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      Kidney stones

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          Abstract

          Kidney stones are mineral deposits in the renal calyces and pelvis that are found free or attached to the renal papillae. They contain crystalline and organic components and are formed when the urine becomes supersaturated with respect to a mineral. Calcium oxalate is the main constituent of most stones, many of which form on a foundation of calcium phosphate called Randall's plaques, which are present on the renal papillary surface. Stone formation is highly prevalent, with rates of up to 14.8% and increasing, and a recurrence rate of up to 50% within the first 5 years of the initial stone episode. Obesity, diabetes, hypertension and metabolic syndrome are considered risk factors for stone formation, which, in turn, can lead to hypertension, chronic kidney disease and end-stage renal disease. Management of symptomatic kidney stones has evolved from open surgical lithotomy to minimally invasive endourological treatments leading to a reduction in patient morbidity, improved stone-free rates and better quality of life. Prevention of recurrence requires behavioural and nutritional interventions, as well as pharmacological treatments that are specific for the type of stone. There is a great need for recurrence prevention that requires a better understanding of the mechanisms involved in stone formation to facilitate the development of more-effective drugs.

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          Most cited references 220

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          2007 guideline for the management of ureteral calculi.

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            Mechanisms of vascular calcification in chronic kidney disease.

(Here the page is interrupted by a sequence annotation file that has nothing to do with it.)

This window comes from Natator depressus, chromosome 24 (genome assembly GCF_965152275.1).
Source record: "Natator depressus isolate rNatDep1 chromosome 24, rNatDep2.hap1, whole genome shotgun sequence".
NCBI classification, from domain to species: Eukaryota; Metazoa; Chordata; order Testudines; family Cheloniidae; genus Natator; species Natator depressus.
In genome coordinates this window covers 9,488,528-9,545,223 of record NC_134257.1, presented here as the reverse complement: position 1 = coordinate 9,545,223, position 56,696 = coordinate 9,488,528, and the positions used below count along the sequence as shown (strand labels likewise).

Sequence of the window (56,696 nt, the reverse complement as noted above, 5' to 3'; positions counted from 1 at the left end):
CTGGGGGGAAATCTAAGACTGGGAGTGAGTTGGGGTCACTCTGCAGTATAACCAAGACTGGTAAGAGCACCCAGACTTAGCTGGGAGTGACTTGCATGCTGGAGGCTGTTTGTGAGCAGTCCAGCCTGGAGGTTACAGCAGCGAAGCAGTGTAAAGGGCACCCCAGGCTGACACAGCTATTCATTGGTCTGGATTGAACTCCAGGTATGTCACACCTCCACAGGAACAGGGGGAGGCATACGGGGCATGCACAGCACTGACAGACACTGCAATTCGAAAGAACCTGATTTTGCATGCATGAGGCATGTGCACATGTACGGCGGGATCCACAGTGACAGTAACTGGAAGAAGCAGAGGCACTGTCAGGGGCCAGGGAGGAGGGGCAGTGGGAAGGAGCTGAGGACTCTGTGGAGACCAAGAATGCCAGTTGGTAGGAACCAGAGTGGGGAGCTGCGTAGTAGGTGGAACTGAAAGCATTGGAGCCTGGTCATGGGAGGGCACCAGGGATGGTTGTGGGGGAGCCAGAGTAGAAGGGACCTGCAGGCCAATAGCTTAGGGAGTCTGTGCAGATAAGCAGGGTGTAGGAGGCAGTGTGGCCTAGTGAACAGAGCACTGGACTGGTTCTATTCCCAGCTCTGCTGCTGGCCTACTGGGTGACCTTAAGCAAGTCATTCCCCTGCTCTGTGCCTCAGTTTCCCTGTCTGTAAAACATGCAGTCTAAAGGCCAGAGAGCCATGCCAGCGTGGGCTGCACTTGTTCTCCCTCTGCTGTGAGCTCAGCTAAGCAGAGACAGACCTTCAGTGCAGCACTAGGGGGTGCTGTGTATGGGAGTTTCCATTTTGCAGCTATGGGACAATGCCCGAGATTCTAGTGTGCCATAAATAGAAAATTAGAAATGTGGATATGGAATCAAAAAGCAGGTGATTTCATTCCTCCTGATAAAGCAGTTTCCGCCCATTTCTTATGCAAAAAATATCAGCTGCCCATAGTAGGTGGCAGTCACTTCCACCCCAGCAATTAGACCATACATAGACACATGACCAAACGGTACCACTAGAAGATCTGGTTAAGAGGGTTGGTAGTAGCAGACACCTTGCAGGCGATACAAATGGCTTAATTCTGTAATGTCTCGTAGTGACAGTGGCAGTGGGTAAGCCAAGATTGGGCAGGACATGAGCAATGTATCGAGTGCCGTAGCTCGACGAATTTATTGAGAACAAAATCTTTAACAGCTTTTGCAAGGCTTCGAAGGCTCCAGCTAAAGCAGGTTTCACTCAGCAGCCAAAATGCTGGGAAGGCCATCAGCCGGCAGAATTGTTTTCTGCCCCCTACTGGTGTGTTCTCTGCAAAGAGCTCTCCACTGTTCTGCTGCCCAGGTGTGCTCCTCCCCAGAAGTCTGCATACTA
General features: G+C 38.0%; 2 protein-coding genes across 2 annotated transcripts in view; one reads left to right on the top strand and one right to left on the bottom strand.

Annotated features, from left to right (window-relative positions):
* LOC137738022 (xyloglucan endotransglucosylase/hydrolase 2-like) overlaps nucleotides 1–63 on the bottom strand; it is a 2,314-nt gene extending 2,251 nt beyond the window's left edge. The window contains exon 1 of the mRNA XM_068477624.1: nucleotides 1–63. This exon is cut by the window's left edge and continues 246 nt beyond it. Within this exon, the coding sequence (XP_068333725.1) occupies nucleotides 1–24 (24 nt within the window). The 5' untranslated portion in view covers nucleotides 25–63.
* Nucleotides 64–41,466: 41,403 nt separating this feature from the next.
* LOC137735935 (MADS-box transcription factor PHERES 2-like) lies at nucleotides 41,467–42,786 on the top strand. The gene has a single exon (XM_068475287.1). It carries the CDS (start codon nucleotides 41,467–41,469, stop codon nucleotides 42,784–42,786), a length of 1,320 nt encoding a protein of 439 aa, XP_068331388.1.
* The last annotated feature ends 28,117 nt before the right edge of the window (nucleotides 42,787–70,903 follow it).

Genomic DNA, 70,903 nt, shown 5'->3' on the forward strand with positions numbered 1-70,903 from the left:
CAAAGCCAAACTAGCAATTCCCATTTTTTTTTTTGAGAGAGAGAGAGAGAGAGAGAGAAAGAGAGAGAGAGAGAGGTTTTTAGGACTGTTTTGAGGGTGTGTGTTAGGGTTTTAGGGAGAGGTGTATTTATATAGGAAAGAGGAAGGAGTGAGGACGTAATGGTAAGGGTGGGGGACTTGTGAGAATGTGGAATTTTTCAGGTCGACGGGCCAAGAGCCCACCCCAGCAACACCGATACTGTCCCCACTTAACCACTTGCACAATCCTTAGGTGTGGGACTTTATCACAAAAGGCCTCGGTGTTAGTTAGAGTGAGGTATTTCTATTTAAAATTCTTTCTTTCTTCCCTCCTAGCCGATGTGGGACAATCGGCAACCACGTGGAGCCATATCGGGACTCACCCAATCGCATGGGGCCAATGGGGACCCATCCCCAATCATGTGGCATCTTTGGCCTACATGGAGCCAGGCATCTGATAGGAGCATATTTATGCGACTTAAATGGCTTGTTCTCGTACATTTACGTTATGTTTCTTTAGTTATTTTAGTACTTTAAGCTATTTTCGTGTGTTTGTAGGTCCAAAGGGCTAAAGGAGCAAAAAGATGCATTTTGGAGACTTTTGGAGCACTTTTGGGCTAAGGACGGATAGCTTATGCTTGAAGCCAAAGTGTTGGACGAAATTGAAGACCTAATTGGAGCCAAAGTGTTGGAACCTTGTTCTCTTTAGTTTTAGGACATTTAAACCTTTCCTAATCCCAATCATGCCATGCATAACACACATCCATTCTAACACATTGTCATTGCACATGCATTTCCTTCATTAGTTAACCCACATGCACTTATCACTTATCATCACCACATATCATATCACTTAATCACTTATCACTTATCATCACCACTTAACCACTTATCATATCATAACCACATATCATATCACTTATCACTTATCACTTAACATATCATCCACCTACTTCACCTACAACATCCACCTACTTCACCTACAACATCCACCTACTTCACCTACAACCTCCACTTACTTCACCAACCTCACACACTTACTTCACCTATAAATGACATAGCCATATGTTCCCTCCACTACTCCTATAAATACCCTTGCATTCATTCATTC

X. Chen,  Sharon Moe (2008)
            Vascular calcification is common in chronic kidney disease and associated with increased morbidity and mortality. Its mechanism is multifactorial and incompletely understood. Patients with chronic kidney disease are at risk for vascular calcification because of multiple risk factors that induce vascular smooth muscle cells to change into a chondrocyte or osteoblast-like cell; high total body burden of calcium and phosphorus due to abnormal bone metabolism; low levels of circulating and locally produced inhibitors; impaired renal excretion; and current therapies. Together these factors increase risk and complicate the management of vascular calcification.
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              Urologic diseases in America project: urolithiasis.

              We quantified the burden of urolithiasis in the United States by identifying trends in the use of health care resources and estimating the economic impact of the disease. The analytical methods used to generate these results have been described previously. The rate of national inpatient hospitalizations for a diagnosis of urolithiasis decreased by 15% and hospital length of stay decreased from 2.6 to 2.2 days between 1994 and 2000. Rates of hospitalization were 2.5 to 3-fold higher for Medicare beneficiaries with little change between 1992 and 1998. Almost 2 million outpatient visits for a primary diagnosis of urolithiasis were recorded in 2000. Hospital outpatient visits increased by 40% between 1994 and 2000 and physician office visits increased by 43% between 1992 and 2000. In the Medicare population hospital outpatient and office visits increased by 29% and 41%, respectively, between 1992 and 1998. The distribution of surgical procedures remained relatively stable through the 1990s. Shock wave lithotripsy was the most commonly performed procedure, followed closely by ureteroscopy. Overall the total estimated annual expenditure for individuals with claims for a diagnosis of urolithiasis was almost $2.1 billion in 2000, representing a 50% increase since 1994. The cost of urolithiasis is estimated at almost $2 billion annually and it appears to be increasing with time despite a shift in inpatient to outpatient treatment and the emergence of minimally invasive treatment modalities, perhaps because the prevalence of stone disease is increasing.
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                Author and article information

                Journal
                Nature Reviews Disease Primers
                Nat Rev Dis Primers
                Springer Science and Business Media LLC
                2056-676X
                December 2016
                February 25 2016
                December 2016
                : 2
                : 1
                Article
                10.1038/nrdp.2016.8
                5685519
                27188687
                © 2016

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